Scratched back element on 35/2. Implications?

Discussion in 'Canon FD' started by ben_johnson|3, Oct 12, 2004.

  1. I was looking closely at my new-to-me FD 35mm f/2 lens that I picked
    up on eBay a while back. I got a good price on it, so I was not
    expecting miracles. I noticed what I thought was a smudge on the
    rear element, but looking closely it through a lupe turned out to be
    fine scratches, where it looked like the convex element rubbed
    against something. Any idea what implications this will have on
    image quality? I haven't noticed anything so far, but I'm about to
    go travelling in China/Vietnam, and I was hoping to use this as my
    primary lens.

    Thanks in advance for your answers.
  2. I had a 24mm and a 20mm with scratches like you describe, and they did affect image quality - mostly when I was stopped down below f8 or so with hyperfocal distance set. In the slides there appeared an out-of-focus area of reduced contrast. For casual shooters wanting only 4x6 prints it may not have been an issue, but it shows up in anything much larger. I replaced the whole 24mm but was able to have only the rear element replaced on the 20.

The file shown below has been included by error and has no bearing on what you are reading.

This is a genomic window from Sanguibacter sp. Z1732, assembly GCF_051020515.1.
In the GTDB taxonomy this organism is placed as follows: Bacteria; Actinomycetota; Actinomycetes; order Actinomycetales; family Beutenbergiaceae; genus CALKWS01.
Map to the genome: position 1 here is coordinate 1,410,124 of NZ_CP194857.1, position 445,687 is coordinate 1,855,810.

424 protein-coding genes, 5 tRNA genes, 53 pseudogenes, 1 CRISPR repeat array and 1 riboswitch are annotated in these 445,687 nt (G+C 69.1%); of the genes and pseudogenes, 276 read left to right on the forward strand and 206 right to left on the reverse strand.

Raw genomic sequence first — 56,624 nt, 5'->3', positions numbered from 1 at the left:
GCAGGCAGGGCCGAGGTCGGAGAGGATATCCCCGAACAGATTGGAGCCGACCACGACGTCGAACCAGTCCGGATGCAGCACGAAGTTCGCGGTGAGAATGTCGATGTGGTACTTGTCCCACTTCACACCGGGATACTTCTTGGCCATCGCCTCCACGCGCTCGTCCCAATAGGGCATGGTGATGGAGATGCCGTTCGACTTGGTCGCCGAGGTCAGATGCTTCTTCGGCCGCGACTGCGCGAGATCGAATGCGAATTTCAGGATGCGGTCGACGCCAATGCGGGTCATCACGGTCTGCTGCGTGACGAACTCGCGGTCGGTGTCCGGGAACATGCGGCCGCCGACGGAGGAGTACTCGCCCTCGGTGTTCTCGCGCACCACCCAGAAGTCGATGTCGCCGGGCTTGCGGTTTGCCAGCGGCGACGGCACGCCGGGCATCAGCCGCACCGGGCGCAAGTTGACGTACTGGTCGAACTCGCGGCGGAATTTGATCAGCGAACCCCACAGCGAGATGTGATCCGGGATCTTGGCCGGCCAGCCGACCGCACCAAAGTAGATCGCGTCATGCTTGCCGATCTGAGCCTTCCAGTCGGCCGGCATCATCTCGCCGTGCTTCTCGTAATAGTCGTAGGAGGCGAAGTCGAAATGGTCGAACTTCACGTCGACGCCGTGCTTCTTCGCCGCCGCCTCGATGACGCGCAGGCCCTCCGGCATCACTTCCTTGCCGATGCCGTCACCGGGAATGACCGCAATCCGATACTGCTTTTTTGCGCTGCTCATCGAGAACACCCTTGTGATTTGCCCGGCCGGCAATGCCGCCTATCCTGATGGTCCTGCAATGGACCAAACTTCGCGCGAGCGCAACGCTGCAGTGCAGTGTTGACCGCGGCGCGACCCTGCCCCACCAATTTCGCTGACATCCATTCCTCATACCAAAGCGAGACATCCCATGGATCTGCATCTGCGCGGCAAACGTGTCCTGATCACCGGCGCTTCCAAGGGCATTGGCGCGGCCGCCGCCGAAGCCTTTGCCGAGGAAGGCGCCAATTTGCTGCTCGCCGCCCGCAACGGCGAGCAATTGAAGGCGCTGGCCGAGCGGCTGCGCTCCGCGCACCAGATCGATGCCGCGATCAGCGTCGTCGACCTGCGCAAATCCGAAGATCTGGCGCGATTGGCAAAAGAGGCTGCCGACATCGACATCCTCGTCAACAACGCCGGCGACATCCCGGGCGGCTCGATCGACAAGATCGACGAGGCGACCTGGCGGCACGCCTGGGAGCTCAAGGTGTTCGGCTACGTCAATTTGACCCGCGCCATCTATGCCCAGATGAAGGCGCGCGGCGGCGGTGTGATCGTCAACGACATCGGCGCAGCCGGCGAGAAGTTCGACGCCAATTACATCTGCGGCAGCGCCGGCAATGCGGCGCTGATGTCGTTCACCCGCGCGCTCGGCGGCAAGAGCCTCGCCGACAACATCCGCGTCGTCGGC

On the other hand I have had a 50 and a 105mm with slight scratches/smudges that never seem to cause any problems. I suspect the longer the lens the less the scratches affect the image (?).

    I would try some tests (especially at small apertures) and make sure you don't see any out-of-focus patches in your images before taking any important shots. Good luck.
  3. Thanks, Stephen. I shot some transparencies last week using the lens. I'll get some scans or prints done from them, and see if I can detect any defects. That's interesting about problems showing up at f/8 or smaller.
  4. To quote Robert Monaghan "The worse place for a lens flaw is at the rear of the lens, rather than at the front. A scratch at the rear will project contrast reducing light rays directly onto the film. A similar scratch at the front of the lens would have its impact reduced by the subsequent lens elements."

    He goes on to say "A small scratch will increase tendency to flare and reduce contrast by scattering light to where it shouldn't be on the film. One simple solution advocated by some photographers is to carefully fill the scratch with dark black india ink. The idea is that it is better and less impact if you reduce the light scattered by the scratch, rather than just leave it."

    Filling scratches with india ink sounds nice in theory but the application might be a bit tricky. I am sure I don't want to try it.

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